The decision of the UK to leave the European Union will have serious implications for all sectors of the Irish economy including the Agri-Food sector and the Minister for Agriculture, Food & Marine along with his relevant Cabinet colleagues needs to put a clear plan in place to address the many issues that are likely to arise when the Brexit is finally negotiated with the EU, according to Mr. John Comer, President of ICMSA, the state’s specialist dairy farmers’ organisation.
Having met with the Department of Agriculture, Food & Marine last week, Mr. Comer said that ICMSA is satisfied that the Department has identified all the issues from farm to processor to trading level that are likely to arise from a Brexit. “In the context of €5 billion in food exports to the UK – €1.1 billion is beef and €1 billion is dairy produce – we need clear and agreed plans. It is important to emphasise that it will be at least two years before any of these issues become a reality, including any possible implications for farmer payments. But we need to be planning at this stage to ensure a smooth transition and, to this end, ICMSA believes that the Minister for Agriculture, Food & Marine should establish a co-ordinating group of Department officials and industry stakeholders so that clear plans and strategies are identified and agreed at an early stage”, said Mr Comer.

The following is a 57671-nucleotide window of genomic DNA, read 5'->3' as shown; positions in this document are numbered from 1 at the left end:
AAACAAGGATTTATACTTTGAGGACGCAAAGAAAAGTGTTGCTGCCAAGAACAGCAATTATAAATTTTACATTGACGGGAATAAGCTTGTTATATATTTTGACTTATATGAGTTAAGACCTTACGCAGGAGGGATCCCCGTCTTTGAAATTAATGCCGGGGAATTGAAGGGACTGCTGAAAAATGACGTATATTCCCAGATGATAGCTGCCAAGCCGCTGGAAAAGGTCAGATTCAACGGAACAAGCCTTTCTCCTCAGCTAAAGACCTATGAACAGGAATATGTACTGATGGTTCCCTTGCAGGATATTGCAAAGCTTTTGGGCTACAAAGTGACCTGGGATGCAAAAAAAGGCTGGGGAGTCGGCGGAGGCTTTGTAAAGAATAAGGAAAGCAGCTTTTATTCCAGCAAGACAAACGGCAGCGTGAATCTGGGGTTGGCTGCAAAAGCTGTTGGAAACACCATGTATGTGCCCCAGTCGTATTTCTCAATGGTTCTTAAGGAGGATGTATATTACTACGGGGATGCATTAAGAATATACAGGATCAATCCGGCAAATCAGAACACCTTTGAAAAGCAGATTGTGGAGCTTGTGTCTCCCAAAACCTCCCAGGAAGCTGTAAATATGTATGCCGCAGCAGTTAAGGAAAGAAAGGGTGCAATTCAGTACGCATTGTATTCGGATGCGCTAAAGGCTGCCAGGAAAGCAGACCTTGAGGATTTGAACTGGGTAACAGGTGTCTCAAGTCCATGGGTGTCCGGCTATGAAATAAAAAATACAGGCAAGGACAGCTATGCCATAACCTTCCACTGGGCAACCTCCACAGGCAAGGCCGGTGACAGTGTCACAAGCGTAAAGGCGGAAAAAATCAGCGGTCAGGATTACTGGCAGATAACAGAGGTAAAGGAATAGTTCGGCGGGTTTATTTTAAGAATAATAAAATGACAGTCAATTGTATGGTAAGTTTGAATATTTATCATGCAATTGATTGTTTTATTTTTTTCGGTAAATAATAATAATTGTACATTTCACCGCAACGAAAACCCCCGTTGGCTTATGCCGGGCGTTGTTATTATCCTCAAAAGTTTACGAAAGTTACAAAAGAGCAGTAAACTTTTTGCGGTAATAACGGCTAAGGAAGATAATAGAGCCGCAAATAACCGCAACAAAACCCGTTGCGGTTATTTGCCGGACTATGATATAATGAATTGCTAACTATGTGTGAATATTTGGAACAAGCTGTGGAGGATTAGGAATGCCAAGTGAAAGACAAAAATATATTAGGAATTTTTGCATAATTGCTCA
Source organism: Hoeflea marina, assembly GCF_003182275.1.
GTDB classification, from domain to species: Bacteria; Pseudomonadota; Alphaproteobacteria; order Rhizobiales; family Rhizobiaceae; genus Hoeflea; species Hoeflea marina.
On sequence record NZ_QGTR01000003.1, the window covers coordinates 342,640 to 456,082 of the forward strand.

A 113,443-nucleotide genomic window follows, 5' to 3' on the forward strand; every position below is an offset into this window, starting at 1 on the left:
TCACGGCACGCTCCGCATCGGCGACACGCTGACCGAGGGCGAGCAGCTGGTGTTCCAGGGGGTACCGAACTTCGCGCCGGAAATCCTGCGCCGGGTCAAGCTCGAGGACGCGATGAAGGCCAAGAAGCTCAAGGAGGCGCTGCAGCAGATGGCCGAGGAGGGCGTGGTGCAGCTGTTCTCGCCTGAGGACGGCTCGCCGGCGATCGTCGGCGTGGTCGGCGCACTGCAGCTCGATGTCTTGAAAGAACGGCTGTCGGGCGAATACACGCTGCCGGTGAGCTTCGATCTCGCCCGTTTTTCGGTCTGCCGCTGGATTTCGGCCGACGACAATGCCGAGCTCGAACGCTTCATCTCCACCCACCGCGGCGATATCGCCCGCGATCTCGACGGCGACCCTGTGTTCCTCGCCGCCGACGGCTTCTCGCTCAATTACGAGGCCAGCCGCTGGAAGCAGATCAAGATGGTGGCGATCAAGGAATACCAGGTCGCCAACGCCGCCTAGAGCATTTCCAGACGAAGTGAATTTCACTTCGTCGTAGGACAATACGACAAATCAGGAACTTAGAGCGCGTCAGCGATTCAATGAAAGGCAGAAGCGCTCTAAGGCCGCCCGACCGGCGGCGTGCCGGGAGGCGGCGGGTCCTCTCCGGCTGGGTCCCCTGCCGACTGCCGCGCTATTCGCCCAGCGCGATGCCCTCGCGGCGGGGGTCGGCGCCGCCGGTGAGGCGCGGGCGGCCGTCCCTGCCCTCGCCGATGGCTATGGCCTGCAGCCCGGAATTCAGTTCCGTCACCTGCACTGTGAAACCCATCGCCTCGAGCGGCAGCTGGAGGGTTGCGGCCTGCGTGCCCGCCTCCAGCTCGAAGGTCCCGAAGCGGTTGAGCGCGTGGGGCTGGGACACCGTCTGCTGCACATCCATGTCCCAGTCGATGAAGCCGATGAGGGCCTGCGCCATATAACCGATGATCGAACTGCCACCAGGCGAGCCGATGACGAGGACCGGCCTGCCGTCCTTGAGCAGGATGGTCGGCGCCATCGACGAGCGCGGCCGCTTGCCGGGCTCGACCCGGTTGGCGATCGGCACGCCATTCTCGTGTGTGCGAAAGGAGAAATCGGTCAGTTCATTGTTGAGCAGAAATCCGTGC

In the short term, the implications are likely to focus on exchange rate movements and the ICMSA President said that both the Irish Government and the EU must understand that farmers cannot be expected to pay for any negative currency movements arising from the vote. Mr. Comer said that there is a Farm Council meeting next Monday and plans need to put in place to protect farmers. “The reality is that, in the past, food processors have simply passed back the impact of negative exchange rate movements and we now need to see our Farm Council take measures to protect farmers rather than food processors who have well insulated themselves in the past. Farmers are already in a prolonged income crisis and cannot be expected to take additional punishment”.
.“Brexit will have practical implications at farm level, particularly for farmers in border regions, for processors in terms of trade to the UK and also transit of products to continental Europe. It is essential that as Brexit negotiations begin and develop that access to the UK market is retained on the basis of current conditions and that Ireland’s dependence on the UK market is recognised and addressed. Irish farmers have a long history of trading with the UK and I have no doubt that this will continue into the future provided the UK and EU regulators maintain the proper trading environment for it to continue”, concluded Mr. Comer.
Ends 24 June 2016
John Comer, 087-2057846
Cathal MacCarthy, 087-6168758
ICMSA Press Office